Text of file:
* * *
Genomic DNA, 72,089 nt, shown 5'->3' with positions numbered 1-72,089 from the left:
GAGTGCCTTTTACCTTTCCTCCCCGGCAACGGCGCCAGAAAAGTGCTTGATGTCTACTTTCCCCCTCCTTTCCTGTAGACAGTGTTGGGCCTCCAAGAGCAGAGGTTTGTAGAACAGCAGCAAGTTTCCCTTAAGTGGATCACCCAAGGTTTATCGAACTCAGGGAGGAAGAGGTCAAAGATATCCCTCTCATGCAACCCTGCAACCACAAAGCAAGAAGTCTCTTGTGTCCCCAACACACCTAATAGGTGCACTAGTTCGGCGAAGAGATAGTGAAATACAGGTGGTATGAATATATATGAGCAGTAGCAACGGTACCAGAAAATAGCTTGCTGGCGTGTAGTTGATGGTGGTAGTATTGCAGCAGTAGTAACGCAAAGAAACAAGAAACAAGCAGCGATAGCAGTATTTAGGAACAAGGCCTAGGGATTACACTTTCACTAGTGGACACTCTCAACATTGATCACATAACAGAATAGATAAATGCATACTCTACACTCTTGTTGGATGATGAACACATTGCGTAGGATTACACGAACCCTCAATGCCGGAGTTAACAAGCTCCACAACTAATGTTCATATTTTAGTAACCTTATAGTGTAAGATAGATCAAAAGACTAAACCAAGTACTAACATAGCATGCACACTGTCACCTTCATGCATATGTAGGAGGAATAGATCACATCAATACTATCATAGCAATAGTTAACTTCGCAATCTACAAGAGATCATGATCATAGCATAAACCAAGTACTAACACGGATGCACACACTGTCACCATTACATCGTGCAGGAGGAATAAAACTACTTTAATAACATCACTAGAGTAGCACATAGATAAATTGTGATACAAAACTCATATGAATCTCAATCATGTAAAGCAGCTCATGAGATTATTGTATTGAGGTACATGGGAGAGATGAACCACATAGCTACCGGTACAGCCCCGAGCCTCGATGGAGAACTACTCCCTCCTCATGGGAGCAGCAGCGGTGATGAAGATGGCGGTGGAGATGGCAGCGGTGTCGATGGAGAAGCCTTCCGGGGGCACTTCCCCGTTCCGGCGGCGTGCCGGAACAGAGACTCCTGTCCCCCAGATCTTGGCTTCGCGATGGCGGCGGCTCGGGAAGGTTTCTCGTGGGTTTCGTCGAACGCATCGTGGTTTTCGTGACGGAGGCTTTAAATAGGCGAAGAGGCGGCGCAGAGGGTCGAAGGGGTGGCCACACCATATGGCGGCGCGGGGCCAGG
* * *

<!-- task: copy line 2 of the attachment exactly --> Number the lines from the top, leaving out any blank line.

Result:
GAGTGCCTTTTACCTTTCCTCCCCGGCAACGGCGCCAGAAAAGTGCTTGATGTCTACTTTCCCCCTCCTTTCCTGTAGACAGTGTTGGGCCTCCAAGAGCAGAGGTTTGTAGAACAGCAGCAAGTTTCCCTTAAGTGGATCACCCAAGGTTTATCGAACTCAGGGAGGAAGAGGTCAAAGATATCCCTCTCATGCAACCCTGCAACCACAAAGCAAGAAGTCTCTTGTGTCCCCAACACACCTAATAGGTGCACTAGTTCGGCGAAGAGATAGTGAAATACAGGTGGTATGAATATATATGAGCAGTAGCAACGGTACCAGAAAATAGCTTGCTGGCGTGTAGTTGATGGTGGTAGTATTGCAGCAGTAGTAACGCAAAGAAACAAGAAACAAGCAGCGATAGCAGTATTTAGGAACAAGGCCTAGGGATTACACTTTCACTAGTGGACACTCTCAACATTGATCACATAACAGAATAGATAAATGCATACTCTACACTCTTGTTGGATGATGAACACATTGCGTAGGATTACACGAACCCTCAATGCCGGAGTTAACAAGCTCCACAACTAATGTTCATATTTTAGTAACCTTATAGTGTAAGATAGATCAAAAGACTAAACCAAGTACTAACATAGCATGCACACTGTCACCTTCATGCATATGTAGGAGGAATAGATCACATCAATACTATCATAGCAATAGTTAACTTCGCAATCTACAAGAGATCATGATCATAGCATAAACCAAGTACTAACACGGATGCACACACTGTCACCATTACATCGTGCAGGAGGAATAAAACTACTTTAATAACATCACTAGAGTAGCACATAGATAAATTGTGATACAAAACTCATATGAATCTCAATCATGTAAAGCAGCTCATGAGATTATTGTATTGAGGTACATGGGAGAGATGAACCACATAGCTACCGGTACAGCCCCGAGCCTCGATGGAGAACTACTCCCTCCTCATGGGAGCAGCAGCGGTGATGAAGATGGCGGTGGAGATGGCAGCGGTGTCGATGGAGAAGCCTTCCGGGGGCACTTCCCCGTTCCGGCGGCGTGCCGGAACAGAGACTCCTGTCCCCCAGATCTTGGCTTCGCGATGGCGGCGGCTCGGGAAGGTTTCTCGTGGGTTTCGTCGAACGCATCGTGGTTTTCGTGACGGAGGCTTTAAATAGGCGAAGAGGCGGCGCAGAGGGTCGAAGGGGTGGCCACACCATATGGCGGCGCGGGGCCAGG